The introduction is shocking to a normal audience, not accustomed to such unreasoned, excessive violence, drawing them immediately into the film, particularly as they realize the reaction of Henry.
Throughout this violent opening action, Henry is standing back watching with a somewhat reluctant look on his face, only coming forward when the man is obviously dead to passively shut the hood of the trunk. It is at this moment that we hear Henry’s voice saying “as far back as I can remember, I always wanted to be a gangster” and the movie is overrun with the sounds of the song “Rags to Riches” as the opening credits roll and the movie tracks back in time to 1955. Henry’s reaction begins to establish a different approach to life that must be taken by the gangster while the song illustrates the reasons why someone would choose this type of lifestyle. But the numb expression on his face as he closes the trunk indicates Henry didn’t realize just what kind of individual he would become when he made his choice to be a gangster.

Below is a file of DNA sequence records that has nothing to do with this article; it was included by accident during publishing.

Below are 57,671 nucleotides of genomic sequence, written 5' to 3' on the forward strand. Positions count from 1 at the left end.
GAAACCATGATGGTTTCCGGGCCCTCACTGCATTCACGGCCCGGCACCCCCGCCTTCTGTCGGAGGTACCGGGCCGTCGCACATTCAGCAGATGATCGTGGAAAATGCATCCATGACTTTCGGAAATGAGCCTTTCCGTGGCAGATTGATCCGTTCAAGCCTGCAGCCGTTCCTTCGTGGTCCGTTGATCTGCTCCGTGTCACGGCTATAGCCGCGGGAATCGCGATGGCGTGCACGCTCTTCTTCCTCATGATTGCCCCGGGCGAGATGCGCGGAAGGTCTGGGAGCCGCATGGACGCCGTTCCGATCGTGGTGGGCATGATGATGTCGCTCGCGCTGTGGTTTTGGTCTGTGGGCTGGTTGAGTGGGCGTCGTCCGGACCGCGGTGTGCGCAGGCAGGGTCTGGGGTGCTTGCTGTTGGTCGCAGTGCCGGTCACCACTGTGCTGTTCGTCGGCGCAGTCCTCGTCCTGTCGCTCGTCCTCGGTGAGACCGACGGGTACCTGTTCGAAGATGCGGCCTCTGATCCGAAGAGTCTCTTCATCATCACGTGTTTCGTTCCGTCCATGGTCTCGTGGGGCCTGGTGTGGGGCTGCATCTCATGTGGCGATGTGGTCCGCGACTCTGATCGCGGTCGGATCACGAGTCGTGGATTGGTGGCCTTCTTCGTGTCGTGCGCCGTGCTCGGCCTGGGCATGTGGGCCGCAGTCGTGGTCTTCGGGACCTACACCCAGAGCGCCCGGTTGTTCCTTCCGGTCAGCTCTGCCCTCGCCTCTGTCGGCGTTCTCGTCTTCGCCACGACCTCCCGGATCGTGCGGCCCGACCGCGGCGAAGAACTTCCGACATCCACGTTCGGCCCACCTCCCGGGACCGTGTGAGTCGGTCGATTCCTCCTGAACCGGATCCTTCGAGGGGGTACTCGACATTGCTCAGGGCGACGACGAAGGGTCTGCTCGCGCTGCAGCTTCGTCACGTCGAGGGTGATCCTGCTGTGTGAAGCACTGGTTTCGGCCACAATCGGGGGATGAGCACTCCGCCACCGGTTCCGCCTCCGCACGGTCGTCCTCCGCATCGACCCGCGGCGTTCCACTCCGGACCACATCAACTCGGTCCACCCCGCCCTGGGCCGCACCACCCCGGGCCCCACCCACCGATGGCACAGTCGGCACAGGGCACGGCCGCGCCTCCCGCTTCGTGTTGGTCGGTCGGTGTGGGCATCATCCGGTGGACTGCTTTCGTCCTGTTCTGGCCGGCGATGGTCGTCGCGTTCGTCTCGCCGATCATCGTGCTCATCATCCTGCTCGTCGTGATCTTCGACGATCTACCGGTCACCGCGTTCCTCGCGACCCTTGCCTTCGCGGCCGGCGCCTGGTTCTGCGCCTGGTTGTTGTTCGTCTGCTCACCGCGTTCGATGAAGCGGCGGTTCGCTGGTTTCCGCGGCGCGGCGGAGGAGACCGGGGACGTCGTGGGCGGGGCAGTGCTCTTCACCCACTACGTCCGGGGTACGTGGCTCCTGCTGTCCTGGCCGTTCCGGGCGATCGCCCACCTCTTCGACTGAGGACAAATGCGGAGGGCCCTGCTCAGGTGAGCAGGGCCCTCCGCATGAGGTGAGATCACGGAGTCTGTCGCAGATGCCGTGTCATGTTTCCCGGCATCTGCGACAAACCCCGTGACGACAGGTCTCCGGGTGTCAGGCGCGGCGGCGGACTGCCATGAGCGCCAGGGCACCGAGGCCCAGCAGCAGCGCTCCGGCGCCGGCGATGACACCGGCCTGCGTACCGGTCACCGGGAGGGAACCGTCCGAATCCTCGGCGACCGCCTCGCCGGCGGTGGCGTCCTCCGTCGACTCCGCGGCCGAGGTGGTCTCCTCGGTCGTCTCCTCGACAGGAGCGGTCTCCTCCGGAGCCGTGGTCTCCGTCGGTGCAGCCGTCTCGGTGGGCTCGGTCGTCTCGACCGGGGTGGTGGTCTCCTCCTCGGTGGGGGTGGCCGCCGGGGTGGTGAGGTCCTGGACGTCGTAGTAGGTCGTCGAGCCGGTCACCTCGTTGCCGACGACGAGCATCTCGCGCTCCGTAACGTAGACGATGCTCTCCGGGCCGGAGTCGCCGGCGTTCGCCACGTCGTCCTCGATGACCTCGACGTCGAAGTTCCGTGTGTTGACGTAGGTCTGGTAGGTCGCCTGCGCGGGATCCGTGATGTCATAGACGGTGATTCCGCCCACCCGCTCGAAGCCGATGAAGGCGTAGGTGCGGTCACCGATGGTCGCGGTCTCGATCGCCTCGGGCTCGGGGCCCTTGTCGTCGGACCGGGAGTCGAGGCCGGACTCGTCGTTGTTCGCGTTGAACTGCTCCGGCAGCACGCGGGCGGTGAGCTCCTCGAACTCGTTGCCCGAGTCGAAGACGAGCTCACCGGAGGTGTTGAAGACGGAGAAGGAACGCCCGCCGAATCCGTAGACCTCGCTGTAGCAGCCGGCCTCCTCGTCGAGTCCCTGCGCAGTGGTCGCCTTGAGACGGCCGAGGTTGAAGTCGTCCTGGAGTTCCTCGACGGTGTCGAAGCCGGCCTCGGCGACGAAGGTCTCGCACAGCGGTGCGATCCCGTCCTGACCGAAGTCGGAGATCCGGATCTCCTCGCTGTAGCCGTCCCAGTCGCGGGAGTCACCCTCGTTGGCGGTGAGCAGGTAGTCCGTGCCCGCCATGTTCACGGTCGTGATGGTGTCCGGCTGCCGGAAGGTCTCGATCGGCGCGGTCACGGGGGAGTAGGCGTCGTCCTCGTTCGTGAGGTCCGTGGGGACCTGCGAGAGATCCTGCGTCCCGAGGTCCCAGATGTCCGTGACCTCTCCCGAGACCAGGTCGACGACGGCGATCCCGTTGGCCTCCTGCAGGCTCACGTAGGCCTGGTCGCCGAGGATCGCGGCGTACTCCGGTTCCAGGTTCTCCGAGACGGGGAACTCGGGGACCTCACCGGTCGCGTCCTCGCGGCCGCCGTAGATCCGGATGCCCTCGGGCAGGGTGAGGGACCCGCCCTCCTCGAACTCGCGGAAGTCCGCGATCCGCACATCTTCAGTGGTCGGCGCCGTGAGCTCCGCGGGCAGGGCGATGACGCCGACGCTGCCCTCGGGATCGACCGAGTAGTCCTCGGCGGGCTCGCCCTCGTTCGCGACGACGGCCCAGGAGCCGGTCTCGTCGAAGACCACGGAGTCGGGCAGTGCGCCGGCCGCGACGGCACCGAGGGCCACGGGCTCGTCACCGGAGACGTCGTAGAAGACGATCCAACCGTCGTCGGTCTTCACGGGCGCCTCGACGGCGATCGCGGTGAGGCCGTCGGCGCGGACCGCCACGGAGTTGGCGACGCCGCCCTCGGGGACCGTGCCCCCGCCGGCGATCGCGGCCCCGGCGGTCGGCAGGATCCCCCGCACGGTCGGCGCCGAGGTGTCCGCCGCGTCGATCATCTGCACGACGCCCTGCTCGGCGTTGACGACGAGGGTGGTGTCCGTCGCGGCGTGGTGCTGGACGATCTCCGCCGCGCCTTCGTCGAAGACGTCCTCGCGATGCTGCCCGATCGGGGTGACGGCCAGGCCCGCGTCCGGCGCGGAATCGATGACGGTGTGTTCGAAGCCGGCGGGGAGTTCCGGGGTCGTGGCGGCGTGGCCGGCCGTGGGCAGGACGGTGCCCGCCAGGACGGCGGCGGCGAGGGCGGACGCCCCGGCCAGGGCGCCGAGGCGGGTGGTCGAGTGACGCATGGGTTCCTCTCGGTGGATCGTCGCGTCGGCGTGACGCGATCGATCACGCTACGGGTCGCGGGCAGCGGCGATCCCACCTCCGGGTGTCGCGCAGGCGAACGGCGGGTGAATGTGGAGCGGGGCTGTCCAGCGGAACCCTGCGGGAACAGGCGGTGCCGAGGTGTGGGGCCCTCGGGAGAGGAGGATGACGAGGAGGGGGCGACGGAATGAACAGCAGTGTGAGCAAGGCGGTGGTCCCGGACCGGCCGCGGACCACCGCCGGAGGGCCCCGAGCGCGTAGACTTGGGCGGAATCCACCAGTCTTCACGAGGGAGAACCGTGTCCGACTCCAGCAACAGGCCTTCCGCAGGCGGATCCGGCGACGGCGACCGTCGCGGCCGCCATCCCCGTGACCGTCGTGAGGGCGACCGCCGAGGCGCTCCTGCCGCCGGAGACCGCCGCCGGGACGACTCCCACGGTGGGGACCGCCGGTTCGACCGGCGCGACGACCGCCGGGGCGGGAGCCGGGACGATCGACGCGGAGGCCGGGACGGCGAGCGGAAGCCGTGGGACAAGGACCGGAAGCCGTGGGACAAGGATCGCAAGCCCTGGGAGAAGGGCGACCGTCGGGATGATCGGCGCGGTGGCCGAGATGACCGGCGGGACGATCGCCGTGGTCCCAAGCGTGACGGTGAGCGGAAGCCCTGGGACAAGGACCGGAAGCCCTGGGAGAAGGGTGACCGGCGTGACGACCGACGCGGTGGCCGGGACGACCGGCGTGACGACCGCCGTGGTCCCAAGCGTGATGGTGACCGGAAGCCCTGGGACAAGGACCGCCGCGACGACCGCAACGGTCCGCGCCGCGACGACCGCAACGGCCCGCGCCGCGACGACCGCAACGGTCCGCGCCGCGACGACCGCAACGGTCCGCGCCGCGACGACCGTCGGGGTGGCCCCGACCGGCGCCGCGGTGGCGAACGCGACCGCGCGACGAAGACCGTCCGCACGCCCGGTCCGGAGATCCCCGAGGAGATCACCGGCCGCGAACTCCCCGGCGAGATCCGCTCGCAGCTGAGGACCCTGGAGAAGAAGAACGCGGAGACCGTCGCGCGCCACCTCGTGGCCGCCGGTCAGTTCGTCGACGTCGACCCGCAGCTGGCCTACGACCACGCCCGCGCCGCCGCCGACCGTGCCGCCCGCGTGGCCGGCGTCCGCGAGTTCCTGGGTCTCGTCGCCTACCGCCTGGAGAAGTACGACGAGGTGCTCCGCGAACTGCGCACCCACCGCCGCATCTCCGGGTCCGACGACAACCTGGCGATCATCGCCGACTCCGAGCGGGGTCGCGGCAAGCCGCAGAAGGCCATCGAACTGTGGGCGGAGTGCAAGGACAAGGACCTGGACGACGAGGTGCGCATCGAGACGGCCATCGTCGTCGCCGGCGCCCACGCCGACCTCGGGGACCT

While he doesn’t lend a hand in the murder of Billy Batts, the man in the trunk who will be introduced more toward the middle of the movie when the beginning of this scene actually occurs, Henry’s only reaction to the beating of Batts is to lock the door to prevent anyone else from entering and stands back along the side of the road to allow the vicious murder to be finished off. Tommy, aided by Jimmy, quickly works to eliminate the rest of their partners in crime as each one fails his word. . The systematic murder of each of the partners in the crime is cemented to the use of the “Frosty the Snowman” song as each of the murders is undertaken with a detached, almost humorous style, the final death illustrated and narrated as Frankie Carbone, killed by hanging him up in the back of a long-distance refrigerated meat wagon, was so frozen by the time he was discovered in the truck that it took him two days to thaw out for the autopsy.